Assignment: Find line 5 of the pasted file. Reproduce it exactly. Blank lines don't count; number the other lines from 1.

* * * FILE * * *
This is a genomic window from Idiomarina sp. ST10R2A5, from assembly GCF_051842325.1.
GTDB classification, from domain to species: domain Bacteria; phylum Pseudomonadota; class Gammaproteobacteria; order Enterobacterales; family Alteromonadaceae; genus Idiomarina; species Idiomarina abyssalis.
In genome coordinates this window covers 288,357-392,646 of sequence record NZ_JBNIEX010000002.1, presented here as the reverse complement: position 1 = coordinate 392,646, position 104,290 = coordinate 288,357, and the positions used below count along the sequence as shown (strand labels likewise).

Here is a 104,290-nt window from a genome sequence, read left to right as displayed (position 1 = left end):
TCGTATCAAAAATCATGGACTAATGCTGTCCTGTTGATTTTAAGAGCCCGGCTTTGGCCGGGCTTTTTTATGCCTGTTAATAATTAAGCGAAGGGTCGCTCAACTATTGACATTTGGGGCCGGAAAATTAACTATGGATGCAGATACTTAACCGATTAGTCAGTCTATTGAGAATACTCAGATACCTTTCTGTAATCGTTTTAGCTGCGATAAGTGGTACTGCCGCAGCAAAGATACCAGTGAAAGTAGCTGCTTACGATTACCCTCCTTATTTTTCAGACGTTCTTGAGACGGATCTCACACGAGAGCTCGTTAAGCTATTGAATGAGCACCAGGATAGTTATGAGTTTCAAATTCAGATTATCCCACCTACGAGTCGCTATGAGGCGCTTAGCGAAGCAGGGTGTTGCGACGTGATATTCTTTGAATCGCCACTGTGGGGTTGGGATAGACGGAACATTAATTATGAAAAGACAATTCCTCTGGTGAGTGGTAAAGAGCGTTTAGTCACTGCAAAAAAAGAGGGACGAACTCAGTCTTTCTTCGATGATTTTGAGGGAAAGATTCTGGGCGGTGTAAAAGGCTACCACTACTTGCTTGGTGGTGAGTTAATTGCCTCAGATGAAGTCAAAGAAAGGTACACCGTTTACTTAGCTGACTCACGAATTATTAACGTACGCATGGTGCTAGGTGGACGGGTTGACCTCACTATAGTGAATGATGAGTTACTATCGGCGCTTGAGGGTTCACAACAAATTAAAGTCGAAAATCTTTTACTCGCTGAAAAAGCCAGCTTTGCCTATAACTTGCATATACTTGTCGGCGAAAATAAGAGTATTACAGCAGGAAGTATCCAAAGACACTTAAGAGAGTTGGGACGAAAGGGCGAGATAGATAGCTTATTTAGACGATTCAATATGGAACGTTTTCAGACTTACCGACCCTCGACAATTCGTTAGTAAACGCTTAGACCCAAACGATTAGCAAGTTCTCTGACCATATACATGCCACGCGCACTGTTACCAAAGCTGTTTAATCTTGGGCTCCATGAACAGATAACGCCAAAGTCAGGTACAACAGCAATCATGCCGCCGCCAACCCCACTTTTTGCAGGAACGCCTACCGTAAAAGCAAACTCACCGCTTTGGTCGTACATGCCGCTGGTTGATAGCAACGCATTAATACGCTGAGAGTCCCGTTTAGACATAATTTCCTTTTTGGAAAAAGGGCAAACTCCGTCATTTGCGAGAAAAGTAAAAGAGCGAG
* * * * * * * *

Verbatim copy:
TCGTATCAAAAATCATGGACTAATGCTGTCCTGTTGATTTTAAGAGCCCGGCTTTGGCCGGGCTTTTTTATGCCTGTTAATAATTAAGCGAAGGGTCGCTCAACTATTGACATTTGGGGCCGGAAAATTAACTATGGATGCAGATACTTAACCGATTAGTCAGTCTATTGAGAATACTCAGATACCTTTCTGTAATCGTTTTAGCTGCGATAAGTGGTACTGCCGCAGCAAAGATACCAGTGAAAGTAGCTGCTTACGATTACCCTCCTTATTTTTCAGACGTTCTTGAGACGGATCTCACACGAGAGCTCGTTAAGCTATTGAATGAGCACCAGGATAGTTATGAGTTTCAAATTCAGATTATCCCACCTACGAGTCGCTATGAGGCGCTTAGCGAAGCAGGGTGTTGCGACGTGATATTCTTTGAATCGCCACTGTGGGGTTGGGATAGACGGAACATTAATTATGAAAAGACAATTCCTCTGGTGAGTGGTAAAGAGCGTTTAGTCACTGCAAAAAAAGAGGGACGAACTCAGTCTTTCTTCGATGATTTTGAGGGAAAGATTCTGGGCGGTGTAAAAGGCTACCACTACTTGCTTGGTGGTGAGTTAATTGCCTCAGATGAAGTCAAAGAAAGGTACACCGTTTACTTAGCTGACTCACGAATTATTAACGTACGCATGGTGCTAGGTGGACGGGTTGACCTCACTATAGTGAATGATGAGTTACTATCGGCGCTTGAGGGTTCACAACAAATTAAAGTCGAAAATCTTTTACTCGCTGAAAAAGCCAGCTTTGCCTATAACTTGCATATACTTGTCGGCGAAAATAAGAGTATTACAGCAGGAAGTATCCAAAGACACTTAAGAGAGTTGGGACGAAAGGGCGAGATAGATAGCTTATTTAGACGATTCAATATGGAACGTTTTCAGACTTACCGACCCTCGACAATTCGTTAGTAAACGCTTAGACCCAAACGATTAGCAAGTTCTCTGACCATATACATGCCACGCGCACTGTTACCAAAGCTGTTTAATCTTGGGCTCCATGAACAGATAACGCCAAAGTCAGGTACAACAGCAATCATGCCGCCGCCAACCCCACTTTTTGCAGGAACGCCTACCGTAAAAGCAAACTCACCGCTTTGGTCGTACATGCCGCTGGTTGATAGCAACGCATTAATACGCTGAGAGTCCCGTTTAGACATAATTTCCTTTTTGGAAAAAGGGCAAACTCCGTCATTTGCGAGAAAAGTAAAAGAGCGAG